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133 visitors and $600 in sales

Friday, 24 August 2012

To my great surprise (Not!), it was raining when I got ready to go to work at the Pea Island VC this morning.  It was a really big gully washer out on the island, and the dip in the road at the entrance to the VC had about 5” of standing water in it.  I was lucky that the rain decided to stop just as I arrived.  Had to wade through a few large puddles and no one showed up for the scheduled morning bird walk.

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That didn’t stop people from visiting during the day.  Mary and Neil, the couple that was to lead the bird walk, stayed at the VC most of the day, and helped folks operate the three scopes in the viewing area as well as identify birds seen for them.  This is the first time I’ve ever had help running the VC, and it sure enhanced the visitor’s experience.  I could concentrate on sales, and answering those three most often asked questions.

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During lulls in the crowd, I even got a chance to enjoy the view out the picture windows.  With all the rain, quite a few puddles formed in the surrounding yard.  A killdeer stopped by to poke around in one of them.

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Birds are opportunists, and this fellow took advantage of the fresh water puddles to take a bath.

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While brown-headed cowbirds aren’t my favorite species, it was fun watching them all get cleaned up.  Most of this small flock was young males.  You can see how some of their plumage is in the process of changing from the drab brown of their birth feathers to the shiny black of the male cowbird.  They’ve got kind of a natural camouflage  appearance going on right now.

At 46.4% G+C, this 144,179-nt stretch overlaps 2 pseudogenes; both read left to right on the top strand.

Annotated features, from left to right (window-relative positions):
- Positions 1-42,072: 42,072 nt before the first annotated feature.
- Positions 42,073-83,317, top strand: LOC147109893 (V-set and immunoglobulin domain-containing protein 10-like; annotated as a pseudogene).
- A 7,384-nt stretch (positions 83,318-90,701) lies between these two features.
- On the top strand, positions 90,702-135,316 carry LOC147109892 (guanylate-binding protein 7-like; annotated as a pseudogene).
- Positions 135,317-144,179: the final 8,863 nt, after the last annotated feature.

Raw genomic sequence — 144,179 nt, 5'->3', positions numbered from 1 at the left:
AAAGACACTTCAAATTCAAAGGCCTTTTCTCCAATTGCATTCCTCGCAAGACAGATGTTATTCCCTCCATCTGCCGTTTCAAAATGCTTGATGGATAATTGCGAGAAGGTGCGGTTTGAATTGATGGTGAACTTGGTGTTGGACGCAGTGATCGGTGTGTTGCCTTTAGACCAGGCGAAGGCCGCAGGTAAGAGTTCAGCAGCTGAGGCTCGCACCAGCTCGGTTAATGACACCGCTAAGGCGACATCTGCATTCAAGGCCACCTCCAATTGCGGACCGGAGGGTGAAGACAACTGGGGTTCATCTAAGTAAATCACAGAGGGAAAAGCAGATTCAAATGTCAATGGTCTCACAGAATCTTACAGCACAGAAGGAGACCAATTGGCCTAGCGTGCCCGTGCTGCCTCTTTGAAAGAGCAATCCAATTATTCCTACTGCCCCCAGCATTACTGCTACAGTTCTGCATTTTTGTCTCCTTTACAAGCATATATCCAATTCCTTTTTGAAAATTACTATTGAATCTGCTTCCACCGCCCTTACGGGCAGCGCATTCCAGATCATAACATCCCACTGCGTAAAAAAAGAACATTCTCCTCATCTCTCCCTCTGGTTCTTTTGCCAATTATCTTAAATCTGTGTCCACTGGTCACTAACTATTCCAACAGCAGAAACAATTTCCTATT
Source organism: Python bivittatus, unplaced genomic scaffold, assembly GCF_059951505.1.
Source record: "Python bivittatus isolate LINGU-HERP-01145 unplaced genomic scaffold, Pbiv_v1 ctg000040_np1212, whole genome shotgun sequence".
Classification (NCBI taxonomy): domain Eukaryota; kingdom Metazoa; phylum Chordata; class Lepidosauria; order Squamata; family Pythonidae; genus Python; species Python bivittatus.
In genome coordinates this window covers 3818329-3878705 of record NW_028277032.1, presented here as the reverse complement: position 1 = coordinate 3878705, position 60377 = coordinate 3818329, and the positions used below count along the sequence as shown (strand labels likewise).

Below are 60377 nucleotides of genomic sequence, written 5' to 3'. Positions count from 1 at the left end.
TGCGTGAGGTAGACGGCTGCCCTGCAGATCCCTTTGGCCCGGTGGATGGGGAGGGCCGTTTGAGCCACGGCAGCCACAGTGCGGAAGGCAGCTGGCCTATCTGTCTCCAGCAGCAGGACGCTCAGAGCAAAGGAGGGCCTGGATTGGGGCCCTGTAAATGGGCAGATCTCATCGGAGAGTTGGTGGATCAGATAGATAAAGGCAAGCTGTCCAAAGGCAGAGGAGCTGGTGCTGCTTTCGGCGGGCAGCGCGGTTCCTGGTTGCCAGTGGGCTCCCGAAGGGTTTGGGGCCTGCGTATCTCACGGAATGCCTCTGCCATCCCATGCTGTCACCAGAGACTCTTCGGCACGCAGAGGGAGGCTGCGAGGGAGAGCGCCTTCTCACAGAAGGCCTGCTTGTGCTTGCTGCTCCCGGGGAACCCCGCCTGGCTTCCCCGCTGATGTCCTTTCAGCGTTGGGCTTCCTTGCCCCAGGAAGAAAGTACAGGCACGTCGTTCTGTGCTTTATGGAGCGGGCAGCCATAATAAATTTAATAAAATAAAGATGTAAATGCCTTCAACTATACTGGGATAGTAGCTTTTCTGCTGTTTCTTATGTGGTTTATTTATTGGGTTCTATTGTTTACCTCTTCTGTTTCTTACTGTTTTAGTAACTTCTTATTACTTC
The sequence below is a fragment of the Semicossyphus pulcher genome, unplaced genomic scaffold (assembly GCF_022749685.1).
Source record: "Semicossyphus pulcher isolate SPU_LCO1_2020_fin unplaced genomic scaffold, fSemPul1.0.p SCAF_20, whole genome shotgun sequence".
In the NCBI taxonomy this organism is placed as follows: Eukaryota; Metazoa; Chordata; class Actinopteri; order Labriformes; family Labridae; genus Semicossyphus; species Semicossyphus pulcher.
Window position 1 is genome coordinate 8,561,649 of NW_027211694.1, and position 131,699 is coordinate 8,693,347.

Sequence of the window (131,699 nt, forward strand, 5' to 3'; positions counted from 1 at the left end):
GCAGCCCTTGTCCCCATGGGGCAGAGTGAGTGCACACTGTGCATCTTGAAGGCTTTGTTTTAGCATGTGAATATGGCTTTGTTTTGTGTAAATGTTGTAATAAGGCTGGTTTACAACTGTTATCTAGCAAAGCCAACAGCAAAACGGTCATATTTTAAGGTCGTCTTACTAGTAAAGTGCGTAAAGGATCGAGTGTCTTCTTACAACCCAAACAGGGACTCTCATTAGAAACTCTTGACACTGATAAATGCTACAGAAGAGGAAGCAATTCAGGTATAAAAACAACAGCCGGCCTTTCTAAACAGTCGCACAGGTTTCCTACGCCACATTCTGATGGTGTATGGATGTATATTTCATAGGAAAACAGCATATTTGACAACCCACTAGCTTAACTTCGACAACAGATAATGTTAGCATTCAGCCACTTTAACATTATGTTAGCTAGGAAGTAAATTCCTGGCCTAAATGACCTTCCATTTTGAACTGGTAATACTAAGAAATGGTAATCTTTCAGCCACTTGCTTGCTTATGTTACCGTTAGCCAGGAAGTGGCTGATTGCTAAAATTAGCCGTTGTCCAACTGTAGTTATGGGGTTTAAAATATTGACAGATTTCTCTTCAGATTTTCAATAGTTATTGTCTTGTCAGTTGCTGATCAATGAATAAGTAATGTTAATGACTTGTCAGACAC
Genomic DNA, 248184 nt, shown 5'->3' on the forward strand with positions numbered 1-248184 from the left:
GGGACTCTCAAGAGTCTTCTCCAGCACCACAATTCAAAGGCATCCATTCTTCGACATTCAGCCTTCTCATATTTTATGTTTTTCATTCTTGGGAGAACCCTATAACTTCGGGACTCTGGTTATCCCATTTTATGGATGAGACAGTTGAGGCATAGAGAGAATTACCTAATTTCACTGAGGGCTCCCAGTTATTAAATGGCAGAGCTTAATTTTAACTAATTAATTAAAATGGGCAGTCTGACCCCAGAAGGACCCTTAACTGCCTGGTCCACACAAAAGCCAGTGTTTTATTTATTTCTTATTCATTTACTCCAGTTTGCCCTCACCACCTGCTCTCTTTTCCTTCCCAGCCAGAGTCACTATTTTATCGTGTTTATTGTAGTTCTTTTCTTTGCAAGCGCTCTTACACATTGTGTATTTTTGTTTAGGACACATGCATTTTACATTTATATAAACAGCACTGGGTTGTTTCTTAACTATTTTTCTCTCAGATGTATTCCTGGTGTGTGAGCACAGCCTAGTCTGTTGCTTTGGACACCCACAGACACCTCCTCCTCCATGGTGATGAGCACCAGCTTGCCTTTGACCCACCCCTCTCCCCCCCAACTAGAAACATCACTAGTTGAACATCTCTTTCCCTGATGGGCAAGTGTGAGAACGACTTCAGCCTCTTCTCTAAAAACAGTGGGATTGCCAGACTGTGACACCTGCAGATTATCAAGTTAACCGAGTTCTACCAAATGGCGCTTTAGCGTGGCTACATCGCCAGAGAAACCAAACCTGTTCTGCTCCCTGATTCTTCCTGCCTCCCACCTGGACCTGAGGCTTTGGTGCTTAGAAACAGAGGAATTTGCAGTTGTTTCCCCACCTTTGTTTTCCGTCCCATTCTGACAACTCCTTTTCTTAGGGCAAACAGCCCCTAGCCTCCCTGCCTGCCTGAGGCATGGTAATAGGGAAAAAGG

There was enough activity and business to make the day move along at a nice pace.  That’s the way I like it.  Days at the Gateway VC tend to drag out since the visitation is a lot less, and there are no picture windows or bird feeders to look out and at during the slow times.

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               Later in the afternoon, we had a different visitor to the bird feeder area.  It was a nutria.

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This large rodent is an introduced species and not native to the United States.  It’s larger than a muskrat, but looks similar, and is found in similar habitat.  It was originally brought to the States from South America and released in the wild because of the quality of its fur for trappers.  This young one always causes excitement when it comes to look for dropped seeds surrounding the feeders.

Tomorrow I’m working the Gateway VC all day.  Don’t imagine that too much in the way of excitement will transpire there.  One can always hope, though.  Who me?

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                                                                                   THE END!!

Thanks for stopping by… talk to you later,  Judy

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